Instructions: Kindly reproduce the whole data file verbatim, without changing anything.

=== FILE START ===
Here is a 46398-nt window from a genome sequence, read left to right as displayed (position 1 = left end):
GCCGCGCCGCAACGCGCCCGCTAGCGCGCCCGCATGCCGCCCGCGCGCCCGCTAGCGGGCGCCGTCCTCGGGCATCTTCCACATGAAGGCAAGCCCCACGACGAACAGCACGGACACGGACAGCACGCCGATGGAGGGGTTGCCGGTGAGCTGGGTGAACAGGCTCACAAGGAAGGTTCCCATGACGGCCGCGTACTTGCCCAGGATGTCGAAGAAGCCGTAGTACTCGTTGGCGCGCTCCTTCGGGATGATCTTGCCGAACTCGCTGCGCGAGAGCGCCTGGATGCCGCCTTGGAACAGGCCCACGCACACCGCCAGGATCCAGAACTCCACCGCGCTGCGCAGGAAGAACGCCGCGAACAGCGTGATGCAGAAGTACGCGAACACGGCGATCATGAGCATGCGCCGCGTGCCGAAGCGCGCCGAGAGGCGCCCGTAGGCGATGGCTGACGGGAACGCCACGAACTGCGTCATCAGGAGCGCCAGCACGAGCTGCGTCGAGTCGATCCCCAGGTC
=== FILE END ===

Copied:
Here is a 46398-nt window from a genome sequence, read left to right as displayed (position 1 = left end):
GCCGCGCCGCAACGCGCCCGCTAGCGCGCCCGCATGCCGCCCGCGCGCCCGCTAGCGGGCGCCGTCCTCGGGCATCTTCCACATGAAGGCAAGCCCCACGACGAACAGCACGGACACGGACAGCACGCCGATGGAGGGGTTGCCGGTGAGCTGGGTGAACAGGCTCACAAGGAAGGTTCCCATGACGGCCGCGTACTTGCCCAGGATGTCGAAGAAGCCGTAGTACTCGTTGGCGCGCTCCTTCGGGATGATCTTGCCGAACTCGCTGCGCGAGAGCGCCTGGATGCCGCCTTGGAACAGGCCCACGCACACCGCCAGGATCCAGAACTCCACCGCGCTGCGCAGGAAGAACGCCGCGAACAGCGTGATGCAGAAGTACGCGAACACGGCGATCATGAGCATGCGCCGCGTGCCGAAGCGCGCCGAGAGGCGCCCGTAGGCGATGGCTGACGGGAACGCCACGAACTGCGTCATCAGGAGCGCCAGCACGAGCTGCGTCGAGTCGATCCCCAGGTC